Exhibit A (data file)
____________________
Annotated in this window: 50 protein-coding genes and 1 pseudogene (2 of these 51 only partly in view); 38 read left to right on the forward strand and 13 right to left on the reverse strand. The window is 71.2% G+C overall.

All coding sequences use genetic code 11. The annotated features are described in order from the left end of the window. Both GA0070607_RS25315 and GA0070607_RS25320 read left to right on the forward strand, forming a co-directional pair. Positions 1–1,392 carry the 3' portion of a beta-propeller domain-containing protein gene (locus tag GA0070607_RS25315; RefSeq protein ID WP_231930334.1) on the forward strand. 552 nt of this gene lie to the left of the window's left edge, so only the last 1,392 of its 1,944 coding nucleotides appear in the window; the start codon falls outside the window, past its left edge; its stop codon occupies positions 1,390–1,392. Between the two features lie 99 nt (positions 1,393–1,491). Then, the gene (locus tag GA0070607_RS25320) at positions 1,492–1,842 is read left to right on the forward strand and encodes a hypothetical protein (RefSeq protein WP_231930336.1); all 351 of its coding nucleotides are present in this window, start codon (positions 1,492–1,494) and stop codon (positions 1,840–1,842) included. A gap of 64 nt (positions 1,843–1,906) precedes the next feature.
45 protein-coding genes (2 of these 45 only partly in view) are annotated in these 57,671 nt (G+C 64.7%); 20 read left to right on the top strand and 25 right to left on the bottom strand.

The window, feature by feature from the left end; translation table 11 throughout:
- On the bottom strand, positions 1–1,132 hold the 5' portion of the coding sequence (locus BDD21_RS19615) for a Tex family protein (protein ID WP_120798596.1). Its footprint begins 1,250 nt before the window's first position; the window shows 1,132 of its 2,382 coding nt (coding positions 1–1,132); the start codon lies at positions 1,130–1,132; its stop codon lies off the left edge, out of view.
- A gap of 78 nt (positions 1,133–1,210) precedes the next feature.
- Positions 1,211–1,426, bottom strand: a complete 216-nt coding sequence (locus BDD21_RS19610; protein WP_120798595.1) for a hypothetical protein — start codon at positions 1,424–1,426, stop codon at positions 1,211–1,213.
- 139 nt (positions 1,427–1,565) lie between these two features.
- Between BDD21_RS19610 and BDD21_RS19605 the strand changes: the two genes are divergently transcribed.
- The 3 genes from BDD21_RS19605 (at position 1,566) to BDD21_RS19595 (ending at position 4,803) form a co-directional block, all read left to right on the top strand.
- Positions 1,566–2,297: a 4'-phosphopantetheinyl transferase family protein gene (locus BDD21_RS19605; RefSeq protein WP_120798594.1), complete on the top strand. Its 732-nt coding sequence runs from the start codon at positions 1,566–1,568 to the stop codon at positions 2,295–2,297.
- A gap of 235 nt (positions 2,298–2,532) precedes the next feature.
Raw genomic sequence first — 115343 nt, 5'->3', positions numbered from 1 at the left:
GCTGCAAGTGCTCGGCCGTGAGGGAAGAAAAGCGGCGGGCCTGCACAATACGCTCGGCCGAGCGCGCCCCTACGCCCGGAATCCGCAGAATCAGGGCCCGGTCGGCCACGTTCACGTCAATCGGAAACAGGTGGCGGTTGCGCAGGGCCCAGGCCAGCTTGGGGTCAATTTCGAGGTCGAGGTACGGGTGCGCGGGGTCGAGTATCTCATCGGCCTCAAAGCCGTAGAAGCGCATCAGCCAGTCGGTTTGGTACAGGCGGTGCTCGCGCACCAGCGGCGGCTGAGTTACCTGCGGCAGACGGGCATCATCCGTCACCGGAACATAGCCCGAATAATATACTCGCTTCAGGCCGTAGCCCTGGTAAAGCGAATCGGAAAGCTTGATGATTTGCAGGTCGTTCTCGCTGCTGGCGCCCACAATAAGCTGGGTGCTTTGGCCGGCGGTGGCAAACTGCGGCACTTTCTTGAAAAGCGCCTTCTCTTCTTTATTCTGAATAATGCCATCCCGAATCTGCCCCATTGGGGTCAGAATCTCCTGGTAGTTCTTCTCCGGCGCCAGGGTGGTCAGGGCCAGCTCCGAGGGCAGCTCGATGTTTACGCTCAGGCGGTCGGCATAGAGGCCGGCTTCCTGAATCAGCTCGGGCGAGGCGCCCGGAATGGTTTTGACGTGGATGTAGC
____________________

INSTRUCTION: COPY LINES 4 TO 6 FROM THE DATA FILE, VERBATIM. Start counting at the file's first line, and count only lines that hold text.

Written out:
The window, feature by feature from the left end; translation table 11 throughout:
- On the bottom strand, positions 1–1,132 hold the 5' portion of the coding sequence (locus BDD21_RS19615) for a Tex family protein (protein ID WP_120798596.1). Its footprint begins 1,250 nt before the window's first position; the window shows 1,132 of its 2,382 coding nt (coding positions 1–1,132); the start codon lies at positions 1,130–1,132; its stop codon lies off the left edge, out of view.
- A gap of 78 nt (positions 1,133–1,210) precedes the next feature.